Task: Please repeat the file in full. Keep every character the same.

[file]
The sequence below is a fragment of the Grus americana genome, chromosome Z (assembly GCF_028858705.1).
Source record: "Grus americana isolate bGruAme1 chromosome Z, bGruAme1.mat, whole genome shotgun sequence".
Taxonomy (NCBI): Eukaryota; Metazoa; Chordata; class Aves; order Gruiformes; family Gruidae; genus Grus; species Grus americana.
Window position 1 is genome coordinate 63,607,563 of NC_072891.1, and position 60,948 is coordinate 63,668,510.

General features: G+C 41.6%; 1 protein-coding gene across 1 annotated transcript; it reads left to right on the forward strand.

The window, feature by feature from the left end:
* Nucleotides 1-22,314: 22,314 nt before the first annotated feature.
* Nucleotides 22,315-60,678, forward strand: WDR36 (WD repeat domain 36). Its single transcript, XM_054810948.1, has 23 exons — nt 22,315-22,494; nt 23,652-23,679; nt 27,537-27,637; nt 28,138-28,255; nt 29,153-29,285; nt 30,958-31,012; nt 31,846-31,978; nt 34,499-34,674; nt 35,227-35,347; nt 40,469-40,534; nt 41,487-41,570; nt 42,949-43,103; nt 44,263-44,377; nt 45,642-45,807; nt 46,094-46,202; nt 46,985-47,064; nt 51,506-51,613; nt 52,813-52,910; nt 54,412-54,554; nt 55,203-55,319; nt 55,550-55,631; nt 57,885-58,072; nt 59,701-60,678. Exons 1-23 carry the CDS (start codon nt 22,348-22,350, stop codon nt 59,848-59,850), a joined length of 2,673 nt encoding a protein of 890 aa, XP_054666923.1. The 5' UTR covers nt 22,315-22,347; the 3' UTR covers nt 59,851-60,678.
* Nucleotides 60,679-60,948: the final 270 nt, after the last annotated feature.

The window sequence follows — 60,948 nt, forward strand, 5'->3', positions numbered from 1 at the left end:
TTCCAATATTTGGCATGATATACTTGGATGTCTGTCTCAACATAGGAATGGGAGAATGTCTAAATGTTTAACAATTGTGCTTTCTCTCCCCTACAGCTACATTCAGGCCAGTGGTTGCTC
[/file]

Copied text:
The sequence below is a fragment of the Grus americana genome, chromosome Z (assembly GCF_028858705.1).
Source record: "Grus americana isolate bGruAme1 chromosome Z, bGruAme1.mat, whole genome shotgun sequence".
Taxonomy (NCBI): Eukaryota; Metazoa; Chordata; class Aves; order Gruiformes; family Gruidae; genus Grus; species Grus americana.
Window position 1 is genome coordinate 63,607,563 of NC_072891.1, and position 60,948 is coordinate 63,668,510.

General features: G+C 41.6%; 1 protein-coding gene across 1 annotated transcript; it reads left to right on the forward strand.

The window, feature by feature from the left end:
* Nucleotides 1-22,314: 22,314 nt before the first annotated feature.
* Nucleotides 22,315-60,678, forward strand: WDR36 (WD repeat domain 36). Its single transcript, XM_054810948.1, has 23 exons — nt 22,315-22,494; nt 23,652-23,679; nt 27,537-27,637; nt 28,138-28,255; nt 29,153-29,285; nt 30,958-31,012; nt 31,846-31,978; nt 34,499-34,674; nt 35,227-35,347; nt 40,469-40,534; nt 41,487-41,570; nt 42,949-43,103; nt 44,263-44,377; nt 45,642-45,807; nt 46,094-46,202; nt 46,985-47,064; nt 51,506-51,613; nt 52,813-52,910; nt 54,412-54,554; nt 55,203-55,319; nt 55,550-55,631; nt 57,885-58,072; nt 59,701-60,678. Exons 1-23 carry the CDS (start codon nt 22,348-22,350, stop codon nt 59,848-59,850), a joined length of 2,673 nt encoding a protein of 890 aa, XP_054666923.1. The 5' UTR covers nt 22,315-22,347; the 3' UTR covers nt 59,851-60,678.
* Nucleotides 60,679-60,948: the final 270 nt, after the last annotated feature.

The window sequence follows — 60,948 nt, forward strand, 5'->3', positions numbered from 1 at the left end:
TTCCAATATTTGGCATGATATACTTGGATGTCTGTCTCAACATAGGAATGGGAGAATGTCTAAATGTTTAACAATTGTGCTTTCTCTCCCCTACAGCTACATTCAGGCCAGTGGTTGCTC